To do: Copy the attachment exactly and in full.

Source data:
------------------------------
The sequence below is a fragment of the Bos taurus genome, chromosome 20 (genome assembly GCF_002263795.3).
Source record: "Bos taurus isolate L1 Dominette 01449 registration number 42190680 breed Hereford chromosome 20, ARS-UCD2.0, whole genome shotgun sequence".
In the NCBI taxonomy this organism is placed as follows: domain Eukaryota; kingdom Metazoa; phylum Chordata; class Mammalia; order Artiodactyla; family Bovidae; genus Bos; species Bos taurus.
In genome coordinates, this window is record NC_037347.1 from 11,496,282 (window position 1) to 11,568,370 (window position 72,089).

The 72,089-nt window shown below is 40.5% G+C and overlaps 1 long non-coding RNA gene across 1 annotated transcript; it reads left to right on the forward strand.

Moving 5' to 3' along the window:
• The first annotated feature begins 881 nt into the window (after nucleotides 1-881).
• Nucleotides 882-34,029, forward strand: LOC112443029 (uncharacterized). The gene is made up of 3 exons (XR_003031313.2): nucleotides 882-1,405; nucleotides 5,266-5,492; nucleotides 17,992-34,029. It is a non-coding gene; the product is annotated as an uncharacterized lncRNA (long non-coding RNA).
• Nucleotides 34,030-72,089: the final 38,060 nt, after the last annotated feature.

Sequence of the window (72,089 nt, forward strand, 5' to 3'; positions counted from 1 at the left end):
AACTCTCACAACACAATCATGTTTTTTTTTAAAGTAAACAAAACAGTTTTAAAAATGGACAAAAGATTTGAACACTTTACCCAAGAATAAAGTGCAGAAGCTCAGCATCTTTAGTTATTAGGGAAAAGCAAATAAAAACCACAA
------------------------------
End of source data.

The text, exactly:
The sequence below is a fragment of the Bos taurus genome, chromosome 20 (genome assembly GCF_002263795.3).
Source record: "Bos taurus isolate L1 Dominette 01449 registration number 42190680 breed Hereford chromosome 20, ARS-UCD2.0, whole genome shotgun sequence".
In the NCBI taxonomy this organism is placed as follows: domain Eukaryota; kingdom Metazoa; phylum Chordata; class Mammalia; order Artiodactyla; family Bovidae; genus Bos; species Bos taurus.
In genome coordinates, this window is record NC_037347.1 from 11,496,282 (window position 1) to 11,568,370 (window position 72,089).

The 72,089-nt window shown below is 40.5% G+C and overlaps 1 long non-coding RNA gene across 1 annotated transcript; it reads left to right on the forward strand.

Moving 5' to 3' along the window:
• The first annotated feature begins 881 nt into the window (after nucleotides 1-881).
• Nucleotides 882-34,029, forward strand: LOC112443029 (uncharacterized). The gene is made up of 3 exons (XR_003031313.2): nucleotides 882-1,405; nucleotides 5,266-5,492; nucleotides 17,992-34,029. It is a non-coding gene; the product is annotated as an uncharacterized lncRNA (long non-coding RNA).
• Nucleotides 34,030-72,089: the final 38,060 nt, after the last annotated feature.

Sequence of the window (72,089 nt, forward strand, 5' to 3'; positions counted from 1 at the left end):
AACTCTCACAACACAATCATGTTTTTTTTTAAAGTAAACAAAACAGTTTTAAAAATGGACAAAAGATTTGAACACTTTACCCAAGAATAAAGTGCAGAAGCTCAGCATCTTTAGTTATTAGGGAAAAGCAAATAAAAACCACAA